The Constitution and the Regulation of New Reproductive Technologies

in Overview of Legal Issues in New Reproductive Technologies, Volume 3 of the Research Studies of the Royal Commission on New Reproductive Technologies (Ottawa: Supply and Services Canada, 1994) 1-84.

84 Pages Posted: 20 Sep 2013

See all articles by Martha Jackman

Martha Jackman

University of Ottawa - Common Law Section

Date Written: 1994

Abstract

This paper discusses the implications of the Constitution Act, 1867 and the Canadian Charter of Rights and Freedoms for the regulation of new reproductive technologies (NRTs). Part 1 of the paper considers the impact of the constitutional division of powers on the regulation of NRTs, and suggests that NRTs are susceptive to extensive regulation by the federal government. Part 2 discusses the impact of the Charter on regulation of NRTs, particularly whether sections 7 and 15 protect the right to parenthood, equal access to NRTs, or the rights of non-parent stakeholders. Part 3 considers the possible impact of future constitutional arrangements on the regulation of NRTs.

Keywords: Canada, Canadian, law, legal, constitution, Charter of Rights, regulation, new reproductive technologies, assistive, federal, parenthood, section 7, section 15, Charter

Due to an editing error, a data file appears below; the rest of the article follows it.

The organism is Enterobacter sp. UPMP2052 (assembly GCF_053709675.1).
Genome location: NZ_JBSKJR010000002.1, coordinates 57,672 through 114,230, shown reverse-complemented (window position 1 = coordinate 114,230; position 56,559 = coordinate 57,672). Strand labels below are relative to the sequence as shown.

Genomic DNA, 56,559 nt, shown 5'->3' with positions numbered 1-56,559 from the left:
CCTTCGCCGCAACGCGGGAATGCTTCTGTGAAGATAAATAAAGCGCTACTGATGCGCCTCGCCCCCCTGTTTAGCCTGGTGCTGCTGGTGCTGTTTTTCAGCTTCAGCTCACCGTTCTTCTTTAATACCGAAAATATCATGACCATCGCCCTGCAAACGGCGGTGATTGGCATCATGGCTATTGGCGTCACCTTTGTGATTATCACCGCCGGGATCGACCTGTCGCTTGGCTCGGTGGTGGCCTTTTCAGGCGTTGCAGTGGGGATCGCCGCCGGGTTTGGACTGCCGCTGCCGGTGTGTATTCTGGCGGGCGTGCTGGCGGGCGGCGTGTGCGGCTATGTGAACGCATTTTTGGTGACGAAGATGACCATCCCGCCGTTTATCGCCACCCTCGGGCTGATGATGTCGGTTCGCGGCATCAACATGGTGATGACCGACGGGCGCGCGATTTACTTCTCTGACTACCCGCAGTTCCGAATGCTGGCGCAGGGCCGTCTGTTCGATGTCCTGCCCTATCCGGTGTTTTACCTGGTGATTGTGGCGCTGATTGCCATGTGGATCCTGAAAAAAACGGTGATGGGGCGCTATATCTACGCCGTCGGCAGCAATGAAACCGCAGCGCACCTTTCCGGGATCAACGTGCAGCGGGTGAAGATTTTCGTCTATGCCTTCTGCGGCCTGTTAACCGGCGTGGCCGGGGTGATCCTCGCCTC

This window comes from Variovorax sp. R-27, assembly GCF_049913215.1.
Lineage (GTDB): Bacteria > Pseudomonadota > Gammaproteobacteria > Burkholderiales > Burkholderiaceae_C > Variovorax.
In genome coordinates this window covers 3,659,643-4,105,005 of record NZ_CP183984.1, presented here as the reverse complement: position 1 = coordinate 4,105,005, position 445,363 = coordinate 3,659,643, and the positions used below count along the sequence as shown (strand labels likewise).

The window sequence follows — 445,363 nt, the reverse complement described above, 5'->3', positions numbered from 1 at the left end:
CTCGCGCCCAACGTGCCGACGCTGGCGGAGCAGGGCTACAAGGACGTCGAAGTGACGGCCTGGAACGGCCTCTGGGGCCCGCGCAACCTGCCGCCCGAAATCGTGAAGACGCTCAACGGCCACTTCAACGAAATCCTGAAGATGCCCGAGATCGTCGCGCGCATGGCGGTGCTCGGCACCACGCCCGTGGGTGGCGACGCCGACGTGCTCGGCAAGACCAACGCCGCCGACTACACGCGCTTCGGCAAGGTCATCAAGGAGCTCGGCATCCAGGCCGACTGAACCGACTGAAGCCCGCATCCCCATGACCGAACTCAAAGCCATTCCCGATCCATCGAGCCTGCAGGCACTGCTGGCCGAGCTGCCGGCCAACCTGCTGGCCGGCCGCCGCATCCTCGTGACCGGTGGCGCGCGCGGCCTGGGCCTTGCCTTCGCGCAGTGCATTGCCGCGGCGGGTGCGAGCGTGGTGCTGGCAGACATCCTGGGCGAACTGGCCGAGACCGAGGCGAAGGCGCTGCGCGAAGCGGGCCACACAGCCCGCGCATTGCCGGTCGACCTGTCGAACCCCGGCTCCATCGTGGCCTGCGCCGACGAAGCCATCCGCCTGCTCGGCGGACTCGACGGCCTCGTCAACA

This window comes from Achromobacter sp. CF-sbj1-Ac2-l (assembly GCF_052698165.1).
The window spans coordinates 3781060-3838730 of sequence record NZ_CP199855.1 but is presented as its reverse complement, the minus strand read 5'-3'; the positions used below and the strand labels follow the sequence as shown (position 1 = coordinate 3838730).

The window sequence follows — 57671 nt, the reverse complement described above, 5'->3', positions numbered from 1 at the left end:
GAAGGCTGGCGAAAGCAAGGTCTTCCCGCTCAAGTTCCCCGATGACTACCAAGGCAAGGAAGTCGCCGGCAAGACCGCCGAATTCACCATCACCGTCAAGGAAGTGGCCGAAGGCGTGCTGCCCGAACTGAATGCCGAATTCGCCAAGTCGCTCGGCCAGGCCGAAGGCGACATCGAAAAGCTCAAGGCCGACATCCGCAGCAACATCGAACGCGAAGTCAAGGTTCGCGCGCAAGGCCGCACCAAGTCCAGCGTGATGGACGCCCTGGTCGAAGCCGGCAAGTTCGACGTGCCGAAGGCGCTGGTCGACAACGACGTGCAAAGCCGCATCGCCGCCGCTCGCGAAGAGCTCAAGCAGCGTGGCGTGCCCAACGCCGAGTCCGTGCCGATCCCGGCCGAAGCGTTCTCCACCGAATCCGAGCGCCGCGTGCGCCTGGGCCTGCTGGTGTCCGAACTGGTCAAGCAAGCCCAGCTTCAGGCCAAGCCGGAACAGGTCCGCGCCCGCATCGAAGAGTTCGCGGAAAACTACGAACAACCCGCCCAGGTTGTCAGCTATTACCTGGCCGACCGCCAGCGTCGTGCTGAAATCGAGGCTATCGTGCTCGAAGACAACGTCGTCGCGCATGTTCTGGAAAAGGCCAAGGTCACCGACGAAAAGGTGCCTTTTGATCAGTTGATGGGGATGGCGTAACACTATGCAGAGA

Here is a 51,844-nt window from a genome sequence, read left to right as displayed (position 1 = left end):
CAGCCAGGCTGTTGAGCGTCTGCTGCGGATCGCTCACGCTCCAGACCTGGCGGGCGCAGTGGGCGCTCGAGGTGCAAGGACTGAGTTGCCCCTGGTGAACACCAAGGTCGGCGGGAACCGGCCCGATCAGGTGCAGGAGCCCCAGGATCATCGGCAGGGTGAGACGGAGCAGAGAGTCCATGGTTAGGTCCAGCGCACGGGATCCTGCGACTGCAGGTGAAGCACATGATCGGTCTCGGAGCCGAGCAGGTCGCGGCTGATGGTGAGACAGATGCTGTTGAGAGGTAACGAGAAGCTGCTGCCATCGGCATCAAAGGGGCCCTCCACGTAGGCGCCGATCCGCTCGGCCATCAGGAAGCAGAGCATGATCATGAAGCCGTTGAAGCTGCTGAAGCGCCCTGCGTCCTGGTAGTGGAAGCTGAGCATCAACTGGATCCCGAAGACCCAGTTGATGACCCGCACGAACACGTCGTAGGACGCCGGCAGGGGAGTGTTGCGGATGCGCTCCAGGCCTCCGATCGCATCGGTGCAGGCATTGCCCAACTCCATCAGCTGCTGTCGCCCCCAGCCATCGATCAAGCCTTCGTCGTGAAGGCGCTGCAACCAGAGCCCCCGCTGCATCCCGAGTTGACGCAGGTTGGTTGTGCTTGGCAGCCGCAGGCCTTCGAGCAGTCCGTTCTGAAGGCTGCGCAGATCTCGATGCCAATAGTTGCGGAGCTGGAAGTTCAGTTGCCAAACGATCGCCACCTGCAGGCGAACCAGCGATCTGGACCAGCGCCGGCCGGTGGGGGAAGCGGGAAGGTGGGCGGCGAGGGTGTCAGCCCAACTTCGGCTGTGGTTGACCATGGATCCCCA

Suggested Citation

Jackman, Martha, The Constitution and the Regulation of New Reproductive Technologies (1994). in Overview of Legal Issues in New Reproductive Technologies, Volume 3 of the Research Studies of the Royal Commission on New Reproductive Technologies (Ottawa: Supply and Services Canada, 1994) 1-84.. Available at SSRN: https://ssrn.com/abstract=2327596 or http://dx.doi.org/10.2139/ssrn.2327596

Martha Jackman (Contact Author)

University of Ottawa - Common Law Section ( email )

57 Louis Pasteur Street
Ottawa, K1N 6N5
Canada

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